Nrama: And tell us a bit about the world Poppy inhabits.
Kindt: It’s a world much like ours – but sort of amped up 20% or so. Her companion happens to be Krums, the ugliest cat that has ever existed – but it is inhabited by the soul of one of her friends that is mystically imprisoned in his Manhattan apartment.
Colt is Poppy’s uncle and guardian – the “adult” of the two of them who gets reluctantly drug along on Poppy’s adventures. And Pappy…he’s the mystery heart of the series – he went missing years ago, and is presumed dead – and his spirit and existence is both the inspiration and purpose of Poppy’s grand adventures.
Hurtt: Very early on in talking about this project we would often describe it as a slightly surreal Tintin. I love that this is a world where you aren’t quite sure what may be around any corner and it’s that sort “world of possibilities” that makes this an exciting sandbox to play in.
Kindt: I think there’s a lot of me and Brian in this book – we’ve been friends for years and I think unconsciously a lot of our relationship and interaction bled into the characters of Poppy and Colt.
Hurtt: That is Matt’s way of saying that the bickering you see between Poppy and Colt is very reminiscent of us!
Nrama: What kind of research helped influence this – i.e. history, mythology, etc.?
Kindt: I did some cursory research on Egyptian myths which play a part in the story – but I think Brian can speak more fully on this.
At one point in the story, a city of mollusks evolve into a walking/talking/speaking highly-advanced society that lives beneath the sea… and apparently mollusks are some of the strangest/weirdest looking creatures on earth without their shells on.
And I know Brian spent many hours trying to figure out not just how to design them – but to simply figure out where their mouths were located. [laughs[ Seriously – look up mollusks. They are…weird.
Hurtt: I spent a lot of my time banging my head against my keyboard. Matt’s right, mollusks are bizarre. I really wanted to take the basic anatomy of these different creatures and cartoon them but I found it impossible! I ended up having to take complete liberties with their forms. Spoiler Alert: Clams don’t have eyes! And some of these creatures’ most prominent feature was their sexual organs!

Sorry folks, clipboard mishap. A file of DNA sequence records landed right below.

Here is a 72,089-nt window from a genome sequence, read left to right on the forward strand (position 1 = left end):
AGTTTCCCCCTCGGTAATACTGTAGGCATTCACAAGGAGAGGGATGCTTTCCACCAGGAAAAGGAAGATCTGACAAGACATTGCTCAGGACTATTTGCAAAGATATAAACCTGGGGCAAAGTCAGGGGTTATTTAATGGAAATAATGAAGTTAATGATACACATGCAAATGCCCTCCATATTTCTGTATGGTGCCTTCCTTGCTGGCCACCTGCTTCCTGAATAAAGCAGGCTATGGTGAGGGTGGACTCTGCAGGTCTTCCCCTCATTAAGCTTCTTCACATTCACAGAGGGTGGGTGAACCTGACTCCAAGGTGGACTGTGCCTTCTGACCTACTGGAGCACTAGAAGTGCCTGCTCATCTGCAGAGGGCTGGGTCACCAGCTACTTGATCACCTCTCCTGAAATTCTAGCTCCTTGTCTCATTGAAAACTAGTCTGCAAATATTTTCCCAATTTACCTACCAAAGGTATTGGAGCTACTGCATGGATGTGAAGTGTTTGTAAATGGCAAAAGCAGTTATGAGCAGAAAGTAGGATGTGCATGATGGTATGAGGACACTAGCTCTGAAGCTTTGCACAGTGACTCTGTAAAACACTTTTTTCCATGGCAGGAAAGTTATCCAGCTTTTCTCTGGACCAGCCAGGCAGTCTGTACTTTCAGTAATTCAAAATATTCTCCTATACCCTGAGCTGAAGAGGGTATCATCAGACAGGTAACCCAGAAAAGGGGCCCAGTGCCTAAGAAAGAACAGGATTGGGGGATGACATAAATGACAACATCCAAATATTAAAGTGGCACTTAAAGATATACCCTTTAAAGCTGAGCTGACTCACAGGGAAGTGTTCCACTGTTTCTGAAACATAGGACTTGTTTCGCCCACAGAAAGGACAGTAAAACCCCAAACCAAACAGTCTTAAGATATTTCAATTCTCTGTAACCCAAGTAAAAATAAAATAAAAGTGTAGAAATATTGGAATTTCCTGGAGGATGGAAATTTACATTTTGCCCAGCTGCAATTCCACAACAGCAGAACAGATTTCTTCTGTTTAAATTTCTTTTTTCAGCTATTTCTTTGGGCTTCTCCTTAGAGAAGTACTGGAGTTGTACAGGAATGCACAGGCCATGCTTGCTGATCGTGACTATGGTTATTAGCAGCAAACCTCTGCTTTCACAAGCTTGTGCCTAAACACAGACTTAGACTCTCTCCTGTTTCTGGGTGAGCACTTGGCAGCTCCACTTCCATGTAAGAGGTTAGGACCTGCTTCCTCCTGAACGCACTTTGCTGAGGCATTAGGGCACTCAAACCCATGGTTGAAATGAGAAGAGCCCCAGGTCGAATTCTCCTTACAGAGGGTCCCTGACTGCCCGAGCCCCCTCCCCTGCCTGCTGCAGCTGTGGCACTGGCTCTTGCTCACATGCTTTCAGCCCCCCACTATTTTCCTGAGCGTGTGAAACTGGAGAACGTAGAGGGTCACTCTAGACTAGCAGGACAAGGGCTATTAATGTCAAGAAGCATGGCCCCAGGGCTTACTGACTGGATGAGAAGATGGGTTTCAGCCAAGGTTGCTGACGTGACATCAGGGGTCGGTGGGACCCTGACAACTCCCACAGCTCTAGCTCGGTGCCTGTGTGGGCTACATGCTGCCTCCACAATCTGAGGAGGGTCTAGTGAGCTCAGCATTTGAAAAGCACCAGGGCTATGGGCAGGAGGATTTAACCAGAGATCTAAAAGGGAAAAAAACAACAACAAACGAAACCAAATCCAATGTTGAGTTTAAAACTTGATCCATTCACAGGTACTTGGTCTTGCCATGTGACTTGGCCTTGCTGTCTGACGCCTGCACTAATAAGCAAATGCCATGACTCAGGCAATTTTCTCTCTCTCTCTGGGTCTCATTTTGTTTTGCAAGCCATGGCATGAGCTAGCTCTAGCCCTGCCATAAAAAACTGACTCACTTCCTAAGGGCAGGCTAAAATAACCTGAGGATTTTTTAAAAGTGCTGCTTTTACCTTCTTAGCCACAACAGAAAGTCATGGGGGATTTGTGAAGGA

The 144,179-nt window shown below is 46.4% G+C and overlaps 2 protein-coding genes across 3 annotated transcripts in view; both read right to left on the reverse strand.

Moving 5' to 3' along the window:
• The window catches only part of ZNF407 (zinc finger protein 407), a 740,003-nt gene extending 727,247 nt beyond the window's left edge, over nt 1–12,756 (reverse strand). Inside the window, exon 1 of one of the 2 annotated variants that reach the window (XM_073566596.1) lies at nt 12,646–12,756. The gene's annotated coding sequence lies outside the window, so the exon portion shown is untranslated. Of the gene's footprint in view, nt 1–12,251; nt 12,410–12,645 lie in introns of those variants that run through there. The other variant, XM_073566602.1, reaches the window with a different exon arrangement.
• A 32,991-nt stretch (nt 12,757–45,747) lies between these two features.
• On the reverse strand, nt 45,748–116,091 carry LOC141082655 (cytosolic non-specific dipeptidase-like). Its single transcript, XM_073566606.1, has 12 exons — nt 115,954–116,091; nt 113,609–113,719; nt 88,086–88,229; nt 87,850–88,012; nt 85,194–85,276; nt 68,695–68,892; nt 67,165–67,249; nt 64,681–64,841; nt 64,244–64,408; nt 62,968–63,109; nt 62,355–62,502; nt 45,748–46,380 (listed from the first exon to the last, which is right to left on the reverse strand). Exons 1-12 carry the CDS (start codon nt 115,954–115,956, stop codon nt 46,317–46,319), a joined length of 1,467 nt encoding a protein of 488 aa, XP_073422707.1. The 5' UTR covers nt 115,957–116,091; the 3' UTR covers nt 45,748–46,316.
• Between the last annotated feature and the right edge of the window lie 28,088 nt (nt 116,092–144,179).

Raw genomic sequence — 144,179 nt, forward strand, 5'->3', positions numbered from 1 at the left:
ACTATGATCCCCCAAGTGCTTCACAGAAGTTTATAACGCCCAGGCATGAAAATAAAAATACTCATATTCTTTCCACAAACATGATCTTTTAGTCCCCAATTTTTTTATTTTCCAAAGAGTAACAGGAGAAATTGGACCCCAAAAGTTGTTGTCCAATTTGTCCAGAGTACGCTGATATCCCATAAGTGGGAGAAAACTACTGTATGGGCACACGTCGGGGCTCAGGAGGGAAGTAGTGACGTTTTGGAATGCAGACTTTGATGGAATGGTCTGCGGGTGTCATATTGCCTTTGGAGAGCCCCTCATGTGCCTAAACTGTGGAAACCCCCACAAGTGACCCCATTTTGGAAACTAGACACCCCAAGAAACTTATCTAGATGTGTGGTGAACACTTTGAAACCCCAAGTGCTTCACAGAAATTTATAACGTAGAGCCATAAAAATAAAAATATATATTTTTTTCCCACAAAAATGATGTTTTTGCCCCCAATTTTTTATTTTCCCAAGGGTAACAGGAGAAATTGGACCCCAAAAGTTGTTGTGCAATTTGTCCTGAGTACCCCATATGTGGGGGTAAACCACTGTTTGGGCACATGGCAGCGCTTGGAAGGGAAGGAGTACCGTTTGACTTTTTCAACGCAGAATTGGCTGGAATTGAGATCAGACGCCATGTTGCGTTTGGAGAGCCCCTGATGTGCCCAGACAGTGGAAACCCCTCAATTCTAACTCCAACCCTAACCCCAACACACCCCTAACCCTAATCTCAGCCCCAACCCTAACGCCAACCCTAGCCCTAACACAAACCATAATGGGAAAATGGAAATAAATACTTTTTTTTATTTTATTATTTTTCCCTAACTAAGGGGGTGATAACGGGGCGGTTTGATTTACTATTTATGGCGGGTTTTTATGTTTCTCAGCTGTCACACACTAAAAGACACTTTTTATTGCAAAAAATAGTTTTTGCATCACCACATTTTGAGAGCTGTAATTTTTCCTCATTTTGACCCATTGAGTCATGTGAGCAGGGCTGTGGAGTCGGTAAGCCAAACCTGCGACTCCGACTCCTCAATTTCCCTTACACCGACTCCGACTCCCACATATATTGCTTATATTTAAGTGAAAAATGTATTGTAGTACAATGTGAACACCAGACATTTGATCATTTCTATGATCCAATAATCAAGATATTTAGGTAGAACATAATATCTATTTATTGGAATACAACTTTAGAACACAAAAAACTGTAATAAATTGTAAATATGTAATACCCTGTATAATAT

Nrama: And what other books/comics/movies influenced the story?
Kindt: For me it was definitely the European books I grew up reading – Herge and Tintin, as well as Asterix and Obelisk.
And I think more recently, I’d say Chris Schweizer. We’re both huge fans of Chris’ work – he’s got a fantastic line of historical fiction books, the Crogan’s Vengeance series. I’d recommend anything by Christophe Blain and Trondheim.
Hurtt: Matt and I definitely drew inspiration from European comics. He already mentioned Blain, and everything Trondheim touches is fantastic. The Dungeon series in particular has been a constant inspiration. I would even name Gipi and Kerascoet as big inspirations.
As far as movies go, I think of a weird mix of Wes Anderson, Jean-Pierre Jeunet and maybe...Walt Disney?
Nrama: What’s the trickiest part of writing a character who’s a 10-year-old girl? What do you have to remember, and what’s universal about that experience of being 10?
Kindt: I think the trickiest part of writing from a kid’s POV or for kids - is learning to stop thinking about writing for kids. You’re not writing for kids. You’re writing a good story - that happens to have a kid in it.
I remember what it was like to be 10. There’s a part of me that is always going to be that age...some say, too much of me still is. But I think that’s a more natural state of being – especially in a creative field – it’s really essential to never stop thinking like a kid, to be curious and have that desire to feel a sense of wonder at new experiences.